submitted by Bianca A. Roberto, Esq., Stark & Stark
Hundreds of thousands of Pennsylvania renters will face eviction in this new year, due to the residential eviction moratorium instituted by the Centers for Disease Control (CDC) ending on December 31st, 2020.
Moratoriums put into place by Governor Wolf ended in September. Thereafter, the federal government’s hold began, and commercial landlords were able to proceed to regain possession of real property. Residential landlords were permitted to proceed with evictions in limited cases.
In Philadelphia, the Municipal Court has put a hold on the service of writs of possession and alias writs in residential eviction cases.
In November, that court directed that any writs previously issued in residential cases couldn’t be served until after December 31st. However, with a showing of good cause, landlords can obtain an exception to the Order; a landlord will have to file a petition supported by exhibits and sworn affidavits or declarations that establish that the landlord has good cause to serve the writ.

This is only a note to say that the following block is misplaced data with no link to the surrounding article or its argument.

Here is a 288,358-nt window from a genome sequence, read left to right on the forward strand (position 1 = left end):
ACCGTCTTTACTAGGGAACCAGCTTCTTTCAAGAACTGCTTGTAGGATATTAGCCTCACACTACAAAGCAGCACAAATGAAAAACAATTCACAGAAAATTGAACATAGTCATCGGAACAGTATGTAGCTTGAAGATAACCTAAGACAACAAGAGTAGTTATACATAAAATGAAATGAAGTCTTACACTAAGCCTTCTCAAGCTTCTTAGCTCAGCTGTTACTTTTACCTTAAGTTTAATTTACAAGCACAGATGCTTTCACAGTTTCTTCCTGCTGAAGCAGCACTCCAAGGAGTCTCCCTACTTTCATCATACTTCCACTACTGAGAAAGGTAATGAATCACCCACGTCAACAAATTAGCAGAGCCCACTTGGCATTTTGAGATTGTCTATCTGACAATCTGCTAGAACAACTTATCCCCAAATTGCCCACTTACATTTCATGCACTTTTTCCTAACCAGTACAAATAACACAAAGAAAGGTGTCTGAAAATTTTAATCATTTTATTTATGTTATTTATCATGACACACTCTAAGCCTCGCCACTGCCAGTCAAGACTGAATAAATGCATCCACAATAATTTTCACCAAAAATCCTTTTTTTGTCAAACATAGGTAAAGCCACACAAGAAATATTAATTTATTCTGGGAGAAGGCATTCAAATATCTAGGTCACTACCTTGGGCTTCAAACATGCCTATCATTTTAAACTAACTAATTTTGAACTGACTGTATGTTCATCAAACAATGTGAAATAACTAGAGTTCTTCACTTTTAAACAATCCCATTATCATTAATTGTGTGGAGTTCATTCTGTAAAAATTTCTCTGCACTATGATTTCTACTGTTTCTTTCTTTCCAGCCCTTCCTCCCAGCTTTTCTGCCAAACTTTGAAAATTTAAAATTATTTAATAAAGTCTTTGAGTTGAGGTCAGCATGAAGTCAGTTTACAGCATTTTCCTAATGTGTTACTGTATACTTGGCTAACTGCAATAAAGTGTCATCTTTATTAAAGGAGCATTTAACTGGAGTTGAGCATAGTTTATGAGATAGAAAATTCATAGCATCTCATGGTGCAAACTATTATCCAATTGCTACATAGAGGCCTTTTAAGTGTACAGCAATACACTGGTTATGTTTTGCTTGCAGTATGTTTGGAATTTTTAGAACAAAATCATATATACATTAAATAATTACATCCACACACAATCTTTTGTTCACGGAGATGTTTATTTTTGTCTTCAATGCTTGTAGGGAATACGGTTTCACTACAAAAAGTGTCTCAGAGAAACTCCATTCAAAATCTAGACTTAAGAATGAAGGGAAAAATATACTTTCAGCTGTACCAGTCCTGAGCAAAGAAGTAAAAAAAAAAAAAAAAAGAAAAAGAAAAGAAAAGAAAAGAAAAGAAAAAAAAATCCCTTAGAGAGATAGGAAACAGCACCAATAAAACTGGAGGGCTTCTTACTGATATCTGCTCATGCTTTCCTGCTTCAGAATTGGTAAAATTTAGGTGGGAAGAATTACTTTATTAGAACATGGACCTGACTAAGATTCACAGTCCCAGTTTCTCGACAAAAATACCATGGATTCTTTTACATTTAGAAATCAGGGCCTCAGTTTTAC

The bases for good cause are: the tenant has already vacated the property; material breach of the lease terms; or another compelling basis. A material breach does not include habitual non-payment of rent, late payment of rent, or non-payment of utilities.
The issuance and service of an alias writ were suspended between March 16th and December 31st.
Even with the protections provided by the CDC, tenants seeking to stay in their homes must certify that they cannot pay their rent due to job losses, outstanding medical bills, or reduced work hours, and that the tenant sought public assistance to help meet their obligations.
A residential landlord can seek to evict a tenant for reasons other than non-payment of rent, as those claims aren’t protected by the CDC’s order.
We have yet to see whether the government will extend or enhance restrictions in landlord tenant matters in 2021.